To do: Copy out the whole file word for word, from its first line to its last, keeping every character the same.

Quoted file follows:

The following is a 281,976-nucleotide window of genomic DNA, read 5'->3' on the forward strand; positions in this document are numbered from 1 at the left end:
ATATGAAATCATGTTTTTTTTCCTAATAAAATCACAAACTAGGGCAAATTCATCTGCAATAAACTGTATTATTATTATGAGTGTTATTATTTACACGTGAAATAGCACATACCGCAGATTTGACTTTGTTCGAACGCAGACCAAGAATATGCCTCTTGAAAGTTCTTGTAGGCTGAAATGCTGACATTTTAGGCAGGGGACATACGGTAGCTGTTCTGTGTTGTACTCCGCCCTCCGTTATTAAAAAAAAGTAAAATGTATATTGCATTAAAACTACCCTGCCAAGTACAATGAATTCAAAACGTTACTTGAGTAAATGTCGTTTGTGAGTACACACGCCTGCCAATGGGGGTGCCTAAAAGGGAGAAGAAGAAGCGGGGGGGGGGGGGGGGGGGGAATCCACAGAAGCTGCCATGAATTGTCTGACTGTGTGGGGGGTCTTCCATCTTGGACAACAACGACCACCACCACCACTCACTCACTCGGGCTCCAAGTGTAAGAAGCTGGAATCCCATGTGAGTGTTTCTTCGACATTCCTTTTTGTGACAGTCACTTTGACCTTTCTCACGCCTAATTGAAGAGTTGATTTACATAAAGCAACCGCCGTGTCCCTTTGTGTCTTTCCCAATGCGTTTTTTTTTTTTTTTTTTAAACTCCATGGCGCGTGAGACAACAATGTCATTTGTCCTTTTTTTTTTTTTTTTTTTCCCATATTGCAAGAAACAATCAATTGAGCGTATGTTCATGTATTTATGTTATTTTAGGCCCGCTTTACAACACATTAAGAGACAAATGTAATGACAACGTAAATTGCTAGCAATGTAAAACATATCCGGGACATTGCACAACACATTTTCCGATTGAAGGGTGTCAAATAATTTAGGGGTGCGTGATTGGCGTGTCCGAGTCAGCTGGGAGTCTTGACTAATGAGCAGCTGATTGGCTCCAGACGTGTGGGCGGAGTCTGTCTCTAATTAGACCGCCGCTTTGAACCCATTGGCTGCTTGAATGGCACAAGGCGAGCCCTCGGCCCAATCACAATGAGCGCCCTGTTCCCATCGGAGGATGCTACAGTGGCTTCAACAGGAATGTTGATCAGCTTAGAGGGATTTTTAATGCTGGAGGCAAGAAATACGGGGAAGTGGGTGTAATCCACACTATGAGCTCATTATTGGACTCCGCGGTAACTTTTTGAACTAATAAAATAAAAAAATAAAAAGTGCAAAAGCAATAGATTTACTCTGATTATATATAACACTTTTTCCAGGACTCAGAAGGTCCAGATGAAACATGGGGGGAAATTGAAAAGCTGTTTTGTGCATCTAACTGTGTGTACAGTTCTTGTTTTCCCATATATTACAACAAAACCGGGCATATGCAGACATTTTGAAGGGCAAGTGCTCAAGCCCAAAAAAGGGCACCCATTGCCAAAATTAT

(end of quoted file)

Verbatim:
The following is a 281,976-nucleotide window of genomic DNA, read 5'->3' on the forward strand; positions in this document are numbered from 1 at the left end:
ATATGAAATCATGTTTTTTTTCCTAATAAAATCACAAACTAGGGCAAATTCATCTGCAATAAACTGTATTATTATTATGAGTGTTATTATTTACACGTGAAATAGCACATACCGCAGATTTGACTTTGTTCGAACGCAGACCAAGAATATGCCTCTTGAAAGTTCTTGTAGGCTGAAATGCTGACATTTTAGGCAGGGGACATACGGTAGCTGTTCTGTGTTGTACTCCGCCCTCCGTTATTAAAAAAAAGTAAAATGTATATTGCATTAAAACTACCCTGCCAAGTACAATGAATTCAAAACGTTACTTGAGTAAATGTCGTTTGTGAGTACACACGCCTGCCAATGGGGGTGCCTAAAAGGGAGAAGAAGAAGCGGGGGGGGGGGGGGGGGGGGAATCCACAGAAGCTGCCATGAATTGTCTGACTGTGTGGGGGGTCTTCCATCTTGGACAACAACGACCACCACCACCACTCACTCACTCGGGCTCCAAGTGTAAGAAGCTGGAATCCCATGTGAGTGTTTCTTCGACATTCCTTTTTGTGACAGTCACTTTGACCTTTCTCACGCCTAATTGAAGAGTTGATTTACATAAAGCAACCGCCGTGTCCCTTTGTGTCTTTCCCAATGCGTTTTTTTTTTTTTTTTTTAAACTCCATGGCGCGTGAGACAACAATGTCATTTGTCCTTTTTTTTTTTTTTTTTTTCCCATATTGCAAGAAACAATCAATTGAGCGTATGTTCATGTATTTATGTTATTTTAGGCCCGCTTTACAACACATTAAGAGACAAATGTAATGACAACGTAAATTGCTAGCAATGTAAAACATATCCGGGACATTGCACAACACATTTTCCGATTGAAGGGTGTCAAATAATTTAGGGGTGCGTGATTGGCGTGTCCGAGTCAGCTGGGAGTCTTGACTAATGAGCAGCTGATTGGCTCCAGACGTGTGGGCGGAGTCTGTCTCTAATTAGACCGCCGCTTTGAACCCATTGGCTGCTTGAATGGCACAAGGCGAGCCCTCGGCCCAATCACAATGAGCGCCCTGTTCCCATCGGAGGATGCTACAGTGGCTTCAACAGGAATGTTGATCAGCTTAGAGGGATTTTTAATGCTGGAGGCAAGAAATACGGGGAAGTGGGTGTAATCCACACTATGAGCTCATTATTGGACTCCGCGGTAACTTTTTGAACTAATAAAATAAAAAAATAAAAAGTGCAAAAGCAATAGATTTACTCTGATTATATATAACACTTTTTCCAGGACTCAGAAGGTCCAGATGAAACATGGGGGGAAATTGAAAAGCTGTTTTGTGCATCTAACTGTGTGTACAGTTCTTGTTTTCCCATATATTACAACAAAACCGGGCATATGCAGACATTTTGAAGGGCAAGTGCTCAAGCCCAAAAAAGGGCACCCATTGCCAAAATTAT